As a result, the drug use increase in conjunction with the changing pattern of consumption has led to an increase in the number of drug related emergency care visits. Psychoactive substances use is one of the most common reasons for visits to emergency departments, both in adults and in Pediatrics [5-7]. Cannabis and alcohol are the primary drugs related to such visits [6-8]. Furthermore, it has been detected that adolescents who use psychoactive substances have a high degree of comorbidity with other mental disorders and that the presence of an externalizing disorder plus substance use is the most common dual diagnosis in Emergency Departments [7-11]. In cases of dual diagnosis, consultations tend to be promoted by agitations, adolescents are taken to the emergency room against their will and a high percentage of them usually require a psychiatric admission [7]. Clinical studies have also revealed that the existence of a dual disorder is associated with the following: an early debut of both diseases, greater psychopathological gravity, worse treatment adherence, worse treatment response, greater number of hospitalizations, more assistance to the emergency services, greater number of relapses (both the consumption and the disorder) and consequently a worse prognosis [12,13].

Brief Intervention (BI)

Brief intervention occurs during routine patient visits and consists of one to five sessions, lasting no longer that 30 min. They are administered by an interventionist member of the multidisciplinary team (physicians, nurses, psychologists, social workers) [14-16]. Apart from that, BIs can vary in structure, targets and theory behind them. The most common ones are those based on Cognitive Behavioral Theory and Motivational Interviewing [17].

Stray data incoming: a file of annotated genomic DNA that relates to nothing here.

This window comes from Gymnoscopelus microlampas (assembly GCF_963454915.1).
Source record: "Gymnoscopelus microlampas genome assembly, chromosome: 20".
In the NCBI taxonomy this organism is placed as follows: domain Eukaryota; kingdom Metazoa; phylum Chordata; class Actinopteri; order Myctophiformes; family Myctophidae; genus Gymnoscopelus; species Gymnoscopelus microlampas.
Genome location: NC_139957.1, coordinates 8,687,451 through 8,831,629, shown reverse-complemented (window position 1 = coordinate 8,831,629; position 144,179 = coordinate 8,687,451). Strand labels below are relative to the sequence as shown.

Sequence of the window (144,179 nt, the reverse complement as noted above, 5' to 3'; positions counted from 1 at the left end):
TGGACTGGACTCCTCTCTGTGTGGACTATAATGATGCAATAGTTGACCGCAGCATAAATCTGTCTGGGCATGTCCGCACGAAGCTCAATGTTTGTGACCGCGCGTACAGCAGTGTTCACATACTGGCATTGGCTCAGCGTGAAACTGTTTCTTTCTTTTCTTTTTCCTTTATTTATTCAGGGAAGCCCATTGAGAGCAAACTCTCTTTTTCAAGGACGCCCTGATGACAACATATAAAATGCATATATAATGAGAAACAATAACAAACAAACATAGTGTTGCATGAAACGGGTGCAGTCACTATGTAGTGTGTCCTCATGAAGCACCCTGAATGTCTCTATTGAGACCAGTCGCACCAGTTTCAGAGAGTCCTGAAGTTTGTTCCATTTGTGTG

The main goal of these BIs is to detect drug use and intervene depending on the pattern of consumption and the patient needs. BI helps patients stop on their own or encourages them to attend specialized treatment units [14]. BIs are especially attractive because their brevity offers a cost and time efficient way to address a rising public health issue. The National Institute for Health and Clinical Excellence (NICE) guidelines suggest that BI components should consist of the following: feedback, advice, outline options for change, empathy and self-efficacy [18].

Although BIs have been implemented primarily targeting alcohol consumption, the focus on other types of drug consumption, such as cannabis and tobacco, is increasing. Research has demonstrated BIs’ effectiveness at preventing and reducing drug use among adults and young adults but especially among adolescents [15-25]. Studies have also shown significant benefits in multiple settings [15,20,26]. However, these findings are not without controversy. Although results in general benefit BIs, most summary effects are small [16,22]. In particular, their efficiency linking individuals to specialized treatment units is unclear and the consumers' generalization or spillover effects to other untargeted substances remain ambiguous [17,24,27].

Brief Interventions For Adolescents

Addictions have a latency period (time between first use and the development of addiction). This period depends on vulnerability factors or contextual factors, it differs by gender, and it highlights the early initiation of consumption as a risk factor [28-30].

It is during this latency period, prior to taking the form of a problematic pattern of consumption, where Screening, Brief Intervention and Referral to Treatment (SBIRT) has shown their utility [24,31]. Meta-analysis conducted of BI on adolescents have shown that they are effective in preventing the initiation of drugs use, reducing the future drug misuse and providing referrals to supportive services [17,24,25]. Adolescence is a sensitive developmental period where this latency phase is shown as an opportunity. Research has suggested that younger consumers are more likely to successfully quit and reduce drug use than older participants [31].